Let’s kick off our new monthly focus, China! Welcome to this beautiful and diverse country, that can be incredibly daunting for first-time visitors. So, we’ve put together a list to make things easier for you, with some China shots to give you a taste of what the country has to offer – and here are some interesting China facts to help you get started!
1) Sort out your visa
First things first: you need a visa to get to China. You can’t get one on arrival, at least not as far as I’m aware. You don’t need to go to a travel agency to sort out a visa; just pop into your nearest embassy or consulate, and make sure that you have:
- Flights in and out of China (this may not be necessary if you’re applying for your visa in South East Asia, but in Europe it is)
- Hotel booking confirmation for about 30% of the nights you’ll be spending in the country
- Travel Insurance
Our visa application was rejected 4 times because we didn’t have one or more of the above; sorting everything out in advance will save you time.
If you want to travel overland, just get a travel agency to sort out a dummy flight ticket for you; there will be an agency specialised in this kind of services just around the corner of most Chinese consulates.
If you don’t want to book accommodation in advance, book from a site that doesn’t require a deposit and then cancel the booking once you get your visa. Your itinerary won’t be checked once in China.
2) Choose what to visit
Most Chinese visas will have a duration of 30 days; barely enough to scratch the surface of such a big and diverse country. Focusing on one area will make things easier; you can always go back to see more.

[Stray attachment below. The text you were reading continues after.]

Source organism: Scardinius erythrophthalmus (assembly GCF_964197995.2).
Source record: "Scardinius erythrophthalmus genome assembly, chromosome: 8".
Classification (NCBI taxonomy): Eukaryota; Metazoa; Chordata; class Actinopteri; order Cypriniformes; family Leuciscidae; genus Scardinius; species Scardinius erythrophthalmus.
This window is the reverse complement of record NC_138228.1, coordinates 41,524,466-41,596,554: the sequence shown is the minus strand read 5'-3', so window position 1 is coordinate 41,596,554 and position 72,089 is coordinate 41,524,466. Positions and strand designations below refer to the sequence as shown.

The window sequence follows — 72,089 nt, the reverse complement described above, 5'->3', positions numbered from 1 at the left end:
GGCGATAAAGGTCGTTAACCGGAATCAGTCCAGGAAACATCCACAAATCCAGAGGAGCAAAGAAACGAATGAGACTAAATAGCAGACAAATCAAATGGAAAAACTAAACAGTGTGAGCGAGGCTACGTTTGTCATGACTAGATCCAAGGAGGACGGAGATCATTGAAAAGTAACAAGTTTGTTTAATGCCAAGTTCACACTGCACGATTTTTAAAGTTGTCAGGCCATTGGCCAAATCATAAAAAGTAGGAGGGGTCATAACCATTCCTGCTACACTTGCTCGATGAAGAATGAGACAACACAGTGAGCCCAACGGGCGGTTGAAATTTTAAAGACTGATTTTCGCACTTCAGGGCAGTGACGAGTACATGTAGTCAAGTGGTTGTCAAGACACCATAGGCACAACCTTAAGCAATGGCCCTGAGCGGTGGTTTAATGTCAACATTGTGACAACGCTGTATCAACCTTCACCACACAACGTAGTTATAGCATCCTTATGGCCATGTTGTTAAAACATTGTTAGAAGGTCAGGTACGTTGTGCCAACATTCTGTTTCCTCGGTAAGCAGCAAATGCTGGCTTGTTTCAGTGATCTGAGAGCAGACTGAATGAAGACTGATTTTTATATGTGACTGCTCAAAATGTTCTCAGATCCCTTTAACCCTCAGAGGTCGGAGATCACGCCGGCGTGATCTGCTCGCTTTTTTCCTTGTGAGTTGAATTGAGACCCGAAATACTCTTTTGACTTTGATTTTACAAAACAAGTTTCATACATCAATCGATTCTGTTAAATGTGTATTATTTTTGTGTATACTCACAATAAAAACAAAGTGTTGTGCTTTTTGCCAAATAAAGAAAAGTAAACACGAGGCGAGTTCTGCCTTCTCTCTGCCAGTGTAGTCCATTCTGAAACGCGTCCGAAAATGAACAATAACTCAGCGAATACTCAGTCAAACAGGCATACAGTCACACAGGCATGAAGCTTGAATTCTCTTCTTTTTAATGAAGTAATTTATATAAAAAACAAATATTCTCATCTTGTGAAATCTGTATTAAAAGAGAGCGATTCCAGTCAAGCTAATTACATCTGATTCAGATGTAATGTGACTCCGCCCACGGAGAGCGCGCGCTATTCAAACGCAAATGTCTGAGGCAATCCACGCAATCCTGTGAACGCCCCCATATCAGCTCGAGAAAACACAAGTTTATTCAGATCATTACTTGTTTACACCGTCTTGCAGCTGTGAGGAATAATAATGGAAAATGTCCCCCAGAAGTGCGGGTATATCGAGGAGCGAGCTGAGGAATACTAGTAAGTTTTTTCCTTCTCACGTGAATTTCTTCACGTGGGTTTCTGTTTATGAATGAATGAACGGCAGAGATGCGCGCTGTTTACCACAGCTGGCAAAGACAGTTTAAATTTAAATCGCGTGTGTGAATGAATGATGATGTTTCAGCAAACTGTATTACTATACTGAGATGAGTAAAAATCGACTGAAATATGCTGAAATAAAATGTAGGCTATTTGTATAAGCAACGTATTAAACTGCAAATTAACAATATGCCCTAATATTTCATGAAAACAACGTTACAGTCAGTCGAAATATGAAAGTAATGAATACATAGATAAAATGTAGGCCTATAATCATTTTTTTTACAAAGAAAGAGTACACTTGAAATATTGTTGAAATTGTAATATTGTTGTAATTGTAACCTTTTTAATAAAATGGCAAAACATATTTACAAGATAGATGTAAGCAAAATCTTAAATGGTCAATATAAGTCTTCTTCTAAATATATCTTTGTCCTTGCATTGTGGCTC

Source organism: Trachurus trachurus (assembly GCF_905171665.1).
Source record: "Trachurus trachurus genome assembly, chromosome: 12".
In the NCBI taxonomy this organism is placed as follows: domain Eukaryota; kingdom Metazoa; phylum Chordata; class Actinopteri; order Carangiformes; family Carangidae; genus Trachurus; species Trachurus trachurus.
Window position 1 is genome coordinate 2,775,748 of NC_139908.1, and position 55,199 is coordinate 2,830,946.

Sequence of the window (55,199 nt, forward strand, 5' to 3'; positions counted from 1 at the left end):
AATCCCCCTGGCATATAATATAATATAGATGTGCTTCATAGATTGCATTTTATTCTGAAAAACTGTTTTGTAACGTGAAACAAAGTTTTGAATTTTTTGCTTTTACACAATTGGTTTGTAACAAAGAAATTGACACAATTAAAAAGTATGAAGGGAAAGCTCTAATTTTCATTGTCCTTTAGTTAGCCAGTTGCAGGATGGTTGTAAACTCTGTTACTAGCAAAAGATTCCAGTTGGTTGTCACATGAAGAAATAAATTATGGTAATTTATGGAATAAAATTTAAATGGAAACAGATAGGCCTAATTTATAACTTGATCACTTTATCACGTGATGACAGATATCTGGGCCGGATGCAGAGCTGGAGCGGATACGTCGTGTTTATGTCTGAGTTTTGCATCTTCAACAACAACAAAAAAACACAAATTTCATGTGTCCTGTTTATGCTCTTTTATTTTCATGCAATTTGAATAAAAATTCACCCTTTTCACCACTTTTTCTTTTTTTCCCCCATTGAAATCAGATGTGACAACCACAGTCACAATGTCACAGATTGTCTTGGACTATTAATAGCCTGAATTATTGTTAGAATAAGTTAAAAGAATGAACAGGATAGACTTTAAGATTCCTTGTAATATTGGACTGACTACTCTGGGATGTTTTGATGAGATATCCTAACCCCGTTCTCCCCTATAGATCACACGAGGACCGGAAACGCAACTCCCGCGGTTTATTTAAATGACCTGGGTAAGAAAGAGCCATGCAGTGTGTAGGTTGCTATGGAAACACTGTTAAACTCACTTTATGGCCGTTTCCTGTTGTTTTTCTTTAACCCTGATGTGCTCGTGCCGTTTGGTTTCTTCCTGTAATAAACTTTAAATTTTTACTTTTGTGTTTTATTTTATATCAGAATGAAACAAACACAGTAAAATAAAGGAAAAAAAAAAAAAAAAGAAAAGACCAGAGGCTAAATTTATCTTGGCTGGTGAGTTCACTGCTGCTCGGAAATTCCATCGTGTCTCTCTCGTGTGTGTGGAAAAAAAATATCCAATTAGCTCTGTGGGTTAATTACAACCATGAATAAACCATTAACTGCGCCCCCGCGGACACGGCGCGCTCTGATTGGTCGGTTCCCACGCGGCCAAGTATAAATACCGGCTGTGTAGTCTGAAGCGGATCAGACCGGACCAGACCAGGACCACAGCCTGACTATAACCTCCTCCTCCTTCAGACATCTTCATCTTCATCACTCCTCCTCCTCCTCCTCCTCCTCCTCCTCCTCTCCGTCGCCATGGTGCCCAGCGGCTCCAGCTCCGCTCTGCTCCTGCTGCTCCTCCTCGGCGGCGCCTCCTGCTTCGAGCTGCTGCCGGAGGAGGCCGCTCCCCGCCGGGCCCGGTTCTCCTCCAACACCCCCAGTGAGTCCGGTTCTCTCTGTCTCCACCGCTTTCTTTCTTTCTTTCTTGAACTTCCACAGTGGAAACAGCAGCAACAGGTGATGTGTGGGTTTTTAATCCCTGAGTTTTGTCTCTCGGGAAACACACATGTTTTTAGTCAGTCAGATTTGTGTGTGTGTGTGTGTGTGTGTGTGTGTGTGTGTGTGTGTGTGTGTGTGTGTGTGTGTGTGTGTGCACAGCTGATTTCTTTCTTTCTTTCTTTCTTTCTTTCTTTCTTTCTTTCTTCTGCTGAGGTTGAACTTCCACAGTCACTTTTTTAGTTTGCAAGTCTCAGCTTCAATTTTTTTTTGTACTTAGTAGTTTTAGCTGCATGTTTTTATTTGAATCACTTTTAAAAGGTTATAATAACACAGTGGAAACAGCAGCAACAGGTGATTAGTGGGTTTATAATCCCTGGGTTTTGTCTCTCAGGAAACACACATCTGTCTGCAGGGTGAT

We spent exactly 30 days in China and travelled around the Northeast, taking in Datong, Pingyao, Xi’an, Luoyang, Kaifeng, Shanghai, Suzhou, Taishan and Beijing.
Another common destination for first-time travellers is Yunnan, head over to Jonistravelling’s site to check his comprehensive review of this province.
3) Take a phrasebook
We found travelling independently around China incredibly rewarding and interesting. Very few people speak English though, so a phrasebook will definitely come in handy to get the basics of Chinese pronunciation (very useful if you want to book bus or train tickets by yourself!) and some basic vocabulary and sentences.
4) Don’t plan everything
China first timers might get overwhelmed when researching their trip, and think that planning everything down to the last connection and hotel is the way to go. It’s not that difficult really. Infrastructure and public transport are well organised and reliable, accommodation is plentiful (outside of national holidays) and Chinese people are only too happy to help and practice their English. We didn’t plan anything, and never had trouble sorting out tickets or accommodation.
5) Enjoy the delicious food
Will I like the food? This is another typical China first timers question. Friend so and so said Chinese food in China is ‘different’ from Chinese food back home, and don’t they eat cats, dogs and leopard fetuses?